My favorite issues of The American Philatelist have one element in common — good old fashioned interviews. Senior Editor Jeff Stage is especially adept at interviews (how could he not be, after decades working as a newspaper reporter?) and has a skill for teasing out great details, as we've seen many times in his interviews with stamp designers in "New U.S. Issues."
In fact, those interviews sparked the concept for this issue on Stamp Designers (and, as it happens, Stamp Engravers). We're curious about the process, the skills, the ideas that have gone into bringing new stamps into the world. And we're able to get those stories, in some cases straight from the source.
In the feature article, author Armağan Özdinç introduces us to Martin Mörck. Mörck is a familiar name for many — he designed and engraved stamps for 28 postal administrations (1,005 different stamp motifs), making him the most prolific stamp designer alive and second most prolific in history after Czesław Słania (1921-2005). Mörck is also attending Great
American Stamp Show in Cleveland (which is still upcoming as I write this, but will be long
over by the time you read it), celebrating his 1,000th stamp issue. I think we can easily consider Mörck one of the last protectors of the art of hand-engraving, which is used less and less
by postal administrations around the world. My favorite part of this article is the detailed,
photo-illustrated description of Mörck’s hand-engraving process.
Next, we welcome back Matthew Healey to write about one of his special interests – the
work of French stamp designer and engraver Pierre Gandon. Gandon was responsible for one
of France’s most recognizable issues, the post-WWII liberated France stamp La Marianne de
Gandon. Matthew shares a sampling of stamps across Gandon’s career – which, personally,
I find to be some of the most beautiful stamps I’ve ever seen – and comments on the wider
themes found in his work.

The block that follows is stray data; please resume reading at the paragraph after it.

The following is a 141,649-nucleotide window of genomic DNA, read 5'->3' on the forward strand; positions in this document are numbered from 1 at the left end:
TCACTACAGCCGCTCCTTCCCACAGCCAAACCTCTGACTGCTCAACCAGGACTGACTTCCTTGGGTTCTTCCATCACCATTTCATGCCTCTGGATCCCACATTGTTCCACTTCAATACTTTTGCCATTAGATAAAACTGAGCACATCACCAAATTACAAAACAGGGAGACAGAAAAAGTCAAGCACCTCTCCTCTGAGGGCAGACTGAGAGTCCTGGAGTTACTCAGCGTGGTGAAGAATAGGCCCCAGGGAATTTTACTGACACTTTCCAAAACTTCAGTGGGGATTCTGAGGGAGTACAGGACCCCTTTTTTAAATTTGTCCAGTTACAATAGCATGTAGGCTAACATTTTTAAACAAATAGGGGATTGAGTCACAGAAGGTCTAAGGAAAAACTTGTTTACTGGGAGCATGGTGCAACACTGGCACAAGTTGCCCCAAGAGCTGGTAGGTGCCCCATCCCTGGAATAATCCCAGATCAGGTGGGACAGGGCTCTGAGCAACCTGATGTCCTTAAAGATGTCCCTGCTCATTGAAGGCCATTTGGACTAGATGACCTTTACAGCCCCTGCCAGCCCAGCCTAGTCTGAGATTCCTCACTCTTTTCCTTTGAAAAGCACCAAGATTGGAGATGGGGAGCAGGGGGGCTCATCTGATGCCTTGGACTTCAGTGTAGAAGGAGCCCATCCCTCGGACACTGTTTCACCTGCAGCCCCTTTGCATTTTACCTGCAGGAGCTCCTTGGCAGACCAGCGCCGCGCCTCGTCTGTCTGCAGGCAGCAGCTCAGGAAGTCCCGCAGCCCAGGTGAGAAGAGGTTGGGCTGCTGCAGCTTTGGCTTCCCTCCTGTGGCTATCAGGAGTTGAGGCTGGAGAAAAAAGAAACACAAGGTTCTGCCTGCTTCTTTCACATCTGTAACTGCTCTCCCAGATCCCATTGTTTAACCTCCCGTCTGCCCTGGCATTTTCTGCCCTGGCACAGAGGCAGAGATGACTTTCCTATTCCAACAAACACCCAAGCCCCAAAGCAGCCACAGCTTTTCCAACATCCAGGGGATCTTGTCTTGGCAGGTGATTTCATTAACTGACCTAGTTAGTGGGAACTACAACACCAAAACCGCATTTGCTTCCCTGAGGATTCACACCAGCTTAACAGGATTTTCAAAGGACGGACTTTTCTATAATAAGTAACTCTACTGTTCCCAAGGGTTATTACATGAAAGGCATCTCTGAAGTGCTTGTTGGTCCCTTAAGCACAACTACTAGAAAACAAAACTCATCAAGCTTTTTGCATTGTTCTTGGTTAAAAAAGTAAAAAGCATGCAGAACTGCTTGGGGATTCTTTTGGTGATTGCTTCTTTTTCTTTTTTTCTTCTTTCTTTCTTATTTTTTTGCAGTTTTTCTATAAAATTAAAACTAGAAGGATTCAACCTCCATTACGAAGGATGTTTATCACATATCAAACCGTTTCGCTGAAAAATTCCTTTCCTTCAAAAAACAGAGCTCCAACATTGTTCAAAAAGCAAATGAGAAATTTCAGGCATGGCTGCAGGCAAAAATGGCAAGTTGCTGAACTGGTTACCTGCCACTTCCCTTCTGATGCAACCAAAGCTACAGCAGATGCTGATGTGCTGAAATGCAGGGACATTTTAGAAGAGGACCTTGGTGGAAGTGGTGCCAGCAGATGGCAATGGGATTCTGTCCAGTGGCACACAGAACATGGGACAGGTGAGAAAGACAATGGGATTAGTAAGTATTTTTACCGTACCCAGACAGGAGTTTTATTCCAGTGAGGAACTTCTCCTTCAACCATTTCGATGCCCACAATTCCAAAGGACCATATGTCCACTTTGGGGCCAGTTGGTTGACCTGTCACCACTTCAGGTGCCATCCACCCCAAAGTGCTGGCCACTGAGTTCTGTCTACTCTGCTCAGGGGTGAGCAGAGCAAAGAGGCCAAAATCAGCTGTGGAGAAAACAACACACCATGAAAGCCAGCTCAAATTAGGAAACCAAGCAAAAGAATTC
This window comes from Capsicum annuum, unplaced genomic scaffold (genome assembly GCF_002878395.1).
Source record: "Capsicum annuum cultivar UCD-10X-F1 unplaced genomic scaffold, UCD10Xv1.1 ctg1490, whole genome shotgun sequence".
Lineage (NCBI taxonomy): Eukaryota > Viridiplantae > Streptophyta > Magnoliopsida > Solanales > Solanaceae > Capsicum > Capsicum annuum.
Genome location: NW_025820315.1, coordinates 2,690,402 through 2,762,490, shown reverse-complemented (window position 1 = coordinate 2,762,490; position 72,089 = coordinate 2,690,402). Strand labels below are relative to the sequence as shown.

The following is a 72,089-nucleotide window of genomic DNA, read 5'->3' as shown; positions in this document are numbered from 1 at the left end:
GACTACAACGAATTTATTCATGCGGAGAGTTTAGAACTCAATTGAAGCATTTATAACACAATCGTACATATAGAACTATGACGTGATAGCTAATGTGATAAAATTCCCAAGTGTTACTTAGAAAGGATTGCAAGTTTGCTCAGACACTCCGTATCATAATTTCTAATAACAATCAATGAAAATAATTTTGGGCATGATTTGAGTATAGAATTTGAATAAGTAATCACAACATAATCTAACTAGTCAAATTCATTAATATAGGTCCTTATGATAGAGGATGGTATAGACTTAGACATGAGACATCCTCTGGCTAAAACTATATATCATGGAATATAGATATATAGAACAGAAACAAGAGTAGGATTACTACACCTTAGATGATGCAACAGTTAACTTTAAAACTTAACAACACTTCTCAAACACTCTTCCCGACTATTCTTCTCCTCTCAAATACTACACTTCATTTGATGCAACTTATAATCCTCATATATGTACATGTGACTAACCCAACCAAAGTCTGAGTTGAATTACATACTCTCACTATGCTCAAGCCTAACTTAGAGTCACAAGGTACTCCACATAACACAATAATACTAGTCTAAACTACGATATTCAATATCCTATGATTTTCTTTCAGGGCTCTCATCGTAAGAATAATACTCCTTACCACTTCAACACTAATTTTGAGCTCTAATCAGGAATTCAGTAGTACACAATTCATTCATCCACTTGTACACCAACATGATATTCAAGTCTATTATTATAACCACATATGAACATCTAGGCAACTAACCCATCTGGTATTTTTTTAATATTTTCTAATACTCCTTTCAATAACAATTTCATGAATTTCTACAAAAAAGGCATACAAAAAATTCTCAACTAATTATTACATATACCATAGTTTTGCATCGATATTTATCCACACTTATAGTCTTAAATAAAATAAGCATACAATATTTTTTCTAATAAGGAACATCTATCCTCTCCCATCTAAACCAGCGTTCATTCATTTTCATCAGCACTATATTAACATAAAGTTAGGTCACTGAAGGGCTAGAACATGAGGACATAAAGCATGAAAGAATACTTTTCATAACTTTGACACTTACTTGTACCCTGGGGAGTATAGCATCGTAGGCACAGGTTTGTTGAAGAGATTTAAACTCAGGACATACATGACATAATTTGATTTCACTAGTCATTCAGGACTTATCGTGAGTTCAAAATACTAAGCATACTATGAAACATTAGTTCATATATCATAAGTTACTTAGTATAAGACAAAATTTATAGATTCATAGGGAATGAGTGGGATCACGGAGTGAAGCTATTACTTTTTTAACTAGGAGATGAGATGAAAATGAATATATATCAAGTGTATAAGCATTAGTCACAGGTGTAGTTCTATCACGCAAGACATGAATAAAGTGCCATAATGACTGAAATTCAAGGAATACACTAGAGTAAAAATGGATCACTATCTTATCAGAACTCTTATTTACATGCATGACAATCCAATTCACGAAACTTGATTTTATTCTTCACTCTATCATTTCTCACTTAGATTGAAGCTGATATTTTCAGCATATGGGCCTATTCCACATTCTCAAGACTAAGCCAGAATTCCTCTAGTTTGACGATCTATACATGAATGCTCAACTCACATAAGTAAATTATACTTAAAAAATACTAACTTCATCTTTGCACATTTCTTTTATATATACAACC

We were excited to have the chance to “sit down” (by email) with Rachel MacKenzie
and Rebekah Matheson, philatelic managers for Jersey Post. Jersey is a self-governed British
Crown Dependency, clocking in at 9 by 5 miles, yet has an impressive stamp program. We
asked Rachel and Rebekah about Jersey’s philosophy on new stamp issues and designs and
how it reflects Jersey’s culture on its philatelic items.
We also had the opportunity to speak with a pillar of the United States’ modern stamp
program, Ethel Kessler. Kessler is an art director who has collaborated with the USPS on more
than 500 modern issues.
What’s the future of the auction marketplace? We sat down with Tom Droege, who founded
what has become Stamp Auction Network nearly 30 years ago as a single online location where
users can access and bid on auctions. Since then, Tom has made significant innovations via Stamp Auction Network to make the auction market more accessible to buyers. We asked Tom not only how to best use Stamp Auction Network, but his thoughts about what’s next for philately.
Finally, in “The Marketplace,” column Matt Liebson offers straightforward, no-nonsense
advice about using auction houses as a buyer. What are the general rules of thumb? What
can you expect to happen during and after an auction? How does it all work at most auction
houses? He covers it all. As always, if you would like Matt to discuss a specific aspect of the
stamp marketplace, email him at [email protected].